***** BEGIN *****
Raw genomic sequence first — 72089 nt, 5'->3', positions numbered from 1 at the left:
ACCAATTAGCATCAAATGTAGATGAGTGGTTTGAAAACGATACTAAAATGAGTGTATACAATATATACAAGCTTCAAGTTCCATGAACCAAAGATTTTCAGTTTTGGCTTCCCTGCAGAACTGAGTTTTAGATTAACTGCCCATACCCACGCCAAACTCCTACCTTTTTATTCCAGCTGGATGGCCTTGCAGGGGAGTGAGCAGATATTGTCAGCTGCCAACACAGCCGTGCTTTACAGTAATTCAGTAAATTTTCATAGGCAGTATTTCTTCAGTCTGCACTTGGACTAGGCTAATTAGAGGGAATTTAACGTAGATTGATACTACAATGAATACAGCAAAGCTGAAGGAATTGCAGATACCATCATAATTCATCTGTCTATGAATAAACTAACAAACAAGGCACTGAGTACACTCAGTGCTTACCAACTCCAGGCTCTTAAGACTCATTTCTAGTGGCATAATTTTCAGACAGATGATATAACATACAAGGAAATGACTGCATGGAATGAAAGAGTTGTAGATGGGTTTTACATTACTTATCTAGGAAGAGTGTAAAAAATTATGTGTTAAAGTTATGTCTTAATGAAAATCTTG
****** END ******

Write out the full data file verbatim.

Raw genomic sequence first — 72089 nt, 5'->3', positions numbered from 1 at the left:
ACCAATTAGCATCAAATGTAGATGAGTGGTTTGAAAACGATACTAAAATGAGTGTATACAATATATACAAGCTTCAAGTTCCATGAACCAAAGATTTTCAGTTTTGGCTTCCCTGCAGAACTGAGTTTTAGATTAACTGCCCATACCCACGCCAAACTCCTACCTTTTTATTCCAGCTGGATGGCCTTGCAGGGGAGTGAGCAGATATTGTCAGCTGCCAACACAGCCGTGCTTTACAGTAATTCAGTAAATTTTCATAGGCAGTATTTCTTCAGTCTGCACTTGGACTAGGCTAATTAGAGGGAATTTAACGTAGATTGATACTACAATGAATACAGCAAAGCTGAAGGAATTGCAGATACCATCATAATTCATCTGTCTATGAATAAACTAACAAACAAGGCACTGAGTACACTCAGTGCTTACCAACTCCAGGCTCTTAAGACTCATTTCTAGTGGCATAATTTTCAGACAGATGATATAACATACAAGGAAATGACTGCATGGAATGAAAGAGTTGTAGATGGGTTTTACATTACTTATCTAGGAAGAGTGTAAAAAATTATGTGTTAAAGTTATGTCTTAATGAAAATCTTG